Monday, March 2, 2009

Free Agency: Nasty Nate in Nashville

As was expected by many, Nasty Nate has gone by the wayside in Free Agency. Washington signed a 6-year $27 million contract ($4.5 million per year) with the Tennessee Titans.

Basically, this is a carbon-copy of the Randle El situation, so it shouldn't surprise anyone. Our #3 receiver gets offered around $4 million a year (something a #3 is not worth by any means) to go elsewhere and be a #2. Nate's athleticism and speed have been pumped up recently, but let's not forget that, while he made some big catches for us, he did have some troubles hanging on to the ball at times.

Is he worth $4.5 million a year? Personally, I don't think so. However, on a team like Tennessee that lacks receivers, he will definitely be the #2 behind Justin Gage.

Limas Sweed moves up the depth chart to the #3 spot. Sweed had some trouble hanging on to the ball last year, but I'm looking for him to come out with a great off-season and emerge as a threat next year.

With the loss of Washington, the Steelers may now look for a receiver in the early-to-mid rounds of the draft. They definitely will not take a receiver in the first round, but they could take one as early as the 3rd.

The way we see it, here are the Steelers team needs: OL, DL, CB, WR (CB is on the list because we are assuming that Bryant McFadden will also leave via Free Agency -- he is visiting Arizona today)

Here's a look at some Wide Receiver prospects that fit the Steelers mold and will likely fall to the later rounds (click on player names for ESPN Draft Profile):

Brian Robiskie (Ohio State)

Neither the biggest, strongest, or fastest receiver in the class, "Robo" developed the type of skills that could make him a Hines Ward-esque player in the pros. He has good hands and isn't afraid to go over the middle to make plays.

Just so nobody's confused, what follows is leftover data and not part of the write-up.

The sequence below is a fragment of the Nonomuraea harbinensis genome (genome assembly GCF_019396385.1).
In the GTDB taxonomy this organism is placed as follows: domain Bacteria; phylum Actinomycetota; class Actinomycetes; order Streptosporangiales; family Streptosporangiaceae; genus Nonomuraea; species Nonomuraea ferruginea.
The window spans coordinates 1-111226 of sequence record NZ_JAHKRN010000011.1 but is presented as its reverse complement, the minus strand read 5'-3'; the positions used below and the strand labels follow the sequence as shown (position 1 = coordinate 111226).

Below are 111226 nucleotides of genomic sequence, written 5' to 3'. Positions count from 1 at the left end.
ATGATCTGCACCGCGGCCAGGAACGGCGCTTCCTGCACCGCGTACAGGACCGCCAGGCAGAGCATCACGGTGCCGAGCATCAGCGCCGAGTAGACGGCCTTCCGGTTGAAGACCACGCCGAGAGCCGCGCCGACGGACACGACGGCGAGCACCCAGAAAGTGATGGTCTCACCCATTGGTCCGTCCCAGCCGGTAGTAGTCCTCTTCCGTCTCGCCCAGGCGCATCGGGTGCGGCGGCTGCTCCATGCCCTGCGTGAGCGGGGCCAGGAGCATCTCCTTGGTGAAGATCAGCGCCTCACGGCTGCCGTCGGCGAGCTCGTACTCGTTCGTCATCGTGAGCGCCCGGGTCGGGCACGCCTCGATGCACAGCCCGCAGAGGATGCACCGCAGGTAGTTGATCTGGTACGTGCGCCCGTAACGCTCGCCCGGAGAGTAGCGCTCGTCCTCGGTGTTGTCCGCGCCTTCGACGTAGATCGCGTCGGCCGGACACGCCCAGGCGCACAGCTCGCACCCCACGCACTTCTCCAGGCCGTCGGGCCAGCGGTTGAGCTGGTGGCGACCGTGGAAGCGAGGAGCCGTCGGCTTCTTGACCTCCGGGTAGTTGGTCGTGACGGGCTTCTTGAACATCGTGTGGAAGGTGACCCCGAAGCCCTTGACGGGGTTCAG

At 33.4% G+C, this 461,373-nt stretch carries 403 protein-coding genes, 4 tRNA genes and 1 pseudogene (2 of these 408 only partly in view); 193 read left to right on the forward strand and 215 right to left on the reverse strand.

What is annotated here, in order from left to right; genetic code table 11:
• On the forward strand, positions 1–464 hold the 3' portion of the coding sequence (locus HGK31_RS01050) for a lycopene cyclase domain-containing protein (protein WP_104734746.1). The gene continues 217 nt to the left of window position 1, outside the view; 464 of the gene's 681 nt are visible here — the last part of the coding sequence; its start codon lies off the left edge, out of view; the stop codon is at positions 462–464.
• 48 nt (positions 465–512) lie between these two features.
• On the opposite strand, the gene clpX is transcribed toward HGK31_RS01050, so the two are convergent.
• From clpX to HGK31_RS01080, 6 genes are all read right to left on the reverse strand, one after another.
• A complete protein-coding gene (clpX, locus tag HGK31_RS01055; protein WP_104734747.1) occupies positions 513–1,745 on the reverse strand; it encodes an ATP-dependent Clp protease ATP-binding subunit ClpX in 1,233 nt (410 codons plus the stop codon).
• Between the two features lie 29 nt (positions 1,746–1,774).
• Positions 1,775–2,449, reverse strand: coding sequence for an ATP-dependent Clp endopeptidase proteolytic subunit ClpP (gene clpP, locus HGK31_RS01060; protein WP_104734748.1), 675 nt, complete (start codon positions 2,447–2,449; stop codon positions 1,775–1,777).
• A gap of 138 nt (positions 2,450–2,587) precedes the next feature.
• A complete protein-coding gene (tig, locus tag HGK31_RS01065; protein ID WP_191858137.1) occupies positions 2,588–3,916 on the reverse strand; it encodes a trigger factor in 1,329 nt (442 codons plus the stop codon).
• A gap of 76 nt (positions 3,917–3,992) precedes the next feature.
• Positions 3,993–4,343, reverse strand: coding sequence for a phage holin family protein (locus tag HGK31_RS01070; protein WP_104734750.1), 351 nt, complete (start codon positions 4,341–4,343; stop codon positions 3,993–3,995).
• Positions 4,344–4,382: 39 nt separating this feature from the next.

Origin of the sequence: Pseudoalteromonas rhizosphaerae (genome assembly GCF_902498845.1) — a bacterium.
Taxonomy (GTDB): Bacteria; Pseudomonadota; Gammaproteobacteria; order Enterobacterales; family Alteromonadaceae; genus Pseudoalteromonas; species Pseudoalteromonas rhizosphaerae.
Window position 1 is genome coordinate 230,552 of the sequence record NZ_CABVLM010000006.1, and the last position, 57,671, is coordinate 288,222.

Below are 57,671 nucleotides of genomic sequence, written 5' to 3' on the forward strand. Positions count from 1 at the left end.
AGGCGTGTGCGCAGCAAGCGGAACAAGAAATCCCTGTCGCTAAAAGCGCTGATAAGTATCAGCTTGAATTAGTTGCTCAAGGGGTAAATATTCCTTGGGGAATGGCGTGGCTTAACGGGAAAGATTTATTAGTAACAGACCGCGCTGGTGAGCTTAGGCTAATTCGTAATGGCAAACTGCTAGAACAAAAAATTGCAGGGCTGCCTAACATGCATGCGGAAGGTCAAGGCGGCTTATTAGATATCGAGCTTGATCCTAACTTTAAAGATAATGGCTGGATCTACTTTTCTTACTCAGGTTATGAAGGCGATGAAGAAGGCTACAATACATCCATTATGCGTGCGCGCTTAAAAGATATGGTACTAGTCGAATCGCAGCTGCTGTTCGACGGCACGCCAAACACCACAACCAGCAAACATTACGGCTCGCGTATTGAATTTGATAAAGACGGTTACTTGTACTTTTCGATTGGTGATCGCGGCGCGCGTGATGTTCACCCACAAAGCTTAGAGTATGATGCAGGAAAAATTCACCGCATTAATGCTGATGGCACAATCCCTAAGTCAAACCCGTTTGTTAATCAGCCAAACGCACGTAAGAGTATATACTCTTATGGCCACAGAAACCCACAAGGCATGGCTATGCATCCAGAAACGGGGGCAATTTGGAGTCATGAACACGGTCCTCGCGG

Jarett Dillard (Rice)

Dillard, not Crabtree, was the NCAA leader in all major receiving categories last year (receptions, yards, touchdowns). Dillard's production can not be questioned, but at 5'10" he lacks the size and speed of some of the other receivers in this class. However, as a possession receiver out of the slot, he could thrive.

Ramses Barden (Cal-Poly)

The tallest receiver in this draft class at 6-6 is also the top prospect out of a non D-1 school. Barden has been compared to Randy Moss in his leaping ability, but since he is not from a large school he may fall farther down the draft board than his skills might indicate. If the Steelers pick him, that would give them two tall receivers (in Sweed and Barden), plus reliable targets in Holmes and Ward.

Deon Butler (Penn State)

Of the big three receivers Penn State boasted for the past four years, Butler was the most productive. He ran a blazing sub-4.4 at the combine and looks to be one of the fastest receivers in the draft. He has the ability to get open and run by defensive backs, but his lack of size makes him more reliant on his speed than taller receivers.

Austin Collie (BYU)

If there was one receiver that stood out to me during the bowl season, it was Austin Collie. Even though BYU lost their game, Collie, BYU's career leader in receiving, had a stellar game. Collie has sure hands across the middle. He also threw some wicked blocks that would remind anyone of good ol' 86. At 6'1" he has solid size and can take a punch as well as he can deliver it. He has the grit and the hands to be the next Hines Ward.

Pat White (West Virginia)

If we draft him, the pick would just scream "Antwaan Randle El" all over again. White has the speed and the hands to develop into a good receiver, but I have to think with the lack of QB depth in this draft, there is going to be a team out there willing to take a shot on him as a quarterback. However, if he falls into the 3rd round, the Steelers may snatch him up and turn him into another Randel El.

Others worthy of consideration:
  • Quan Cosby (Texas)
  • Mohamed Massaquoi (Georgia)
  • Jordan Norwood (Penn State)
  • Brian Hartline (Ohio State)

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